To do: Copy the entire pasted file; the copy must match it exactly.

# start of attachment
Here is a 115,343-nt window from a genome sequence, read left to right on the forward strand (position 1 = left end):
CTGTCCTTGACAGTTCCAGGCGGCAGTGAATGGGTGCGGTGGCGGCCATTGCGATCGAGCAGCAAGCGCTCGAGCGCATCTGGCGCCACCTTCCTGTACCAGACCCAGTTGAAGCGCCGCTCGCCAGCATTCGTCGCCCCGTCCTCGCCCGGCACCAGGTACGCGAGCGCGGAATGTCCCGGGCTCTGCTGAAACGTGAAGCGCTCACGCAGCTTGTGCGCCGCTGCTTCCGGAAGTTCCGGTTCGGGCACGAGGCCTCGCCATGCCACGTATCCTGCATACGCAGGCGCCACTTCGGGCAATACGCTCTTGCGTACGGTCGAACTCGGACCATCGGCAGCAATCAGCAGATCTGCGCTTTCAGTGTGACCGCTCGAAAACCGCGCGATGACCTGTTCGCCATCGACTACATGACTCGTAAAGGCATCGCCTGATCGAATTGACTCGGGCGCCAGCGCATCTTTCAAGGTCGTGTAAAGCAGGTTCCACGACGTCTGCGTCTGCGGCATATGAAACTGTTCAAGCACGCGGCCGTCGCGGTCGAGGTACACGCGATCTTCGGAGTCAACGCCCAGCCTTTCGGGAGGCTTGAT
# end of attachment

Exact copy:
Here is a 115,343-nt window from a genome sequence, read left to right on the forward strand (position 1 = left end):
CTGTCCTTGACAGTTCCAGGCGGCAGTGAATGGGTGCGGTGGCGGCCATTGCGATCGAGCAGCAAGCGCTCGAGCGCATCTGGCGCCACCTTCCTGTACCAGACCCAGTTGAAGCGCCGCTCGCCAGCATTCGTCGCCCCGTCCTCGCCCGGCACCAGGTACGCGAGCGCGGAATGTCCCGGGCTCTGCTGAAACGTGAAGCGCTCACGCAGCTTGTGCGCCGCTGCTTCCGGAAGTTCCGGTTCGGGCACGAGGCCTCGCCATGCCACGTATCCTGCATACGCAGGCGCCACTTCGGGCAATACGCTCTTGCGTACGGTCGAACTCGGACCATCGGCAGCAATCAGCAGATCTGCGCTTTCAGTGTGACCGCTCGAAAACCGCGCGATGACCTGTTCGCCATCGACTACATGACTCGTAAAGGCATCGCCTGATCGAATTGACTCGGGCGCCAGCGCATCTTTCAAGGTCGTGTAAAGCAGGTTCCACGACGTCTGCGTCTGCGGCATATGAAACTGTTCAAGCACGCGGCCGTCGCGGTCGAGGTACACGCGATCTTCGGAGTCAACGCCCAGCCTTTCGGGAGGCTTGAT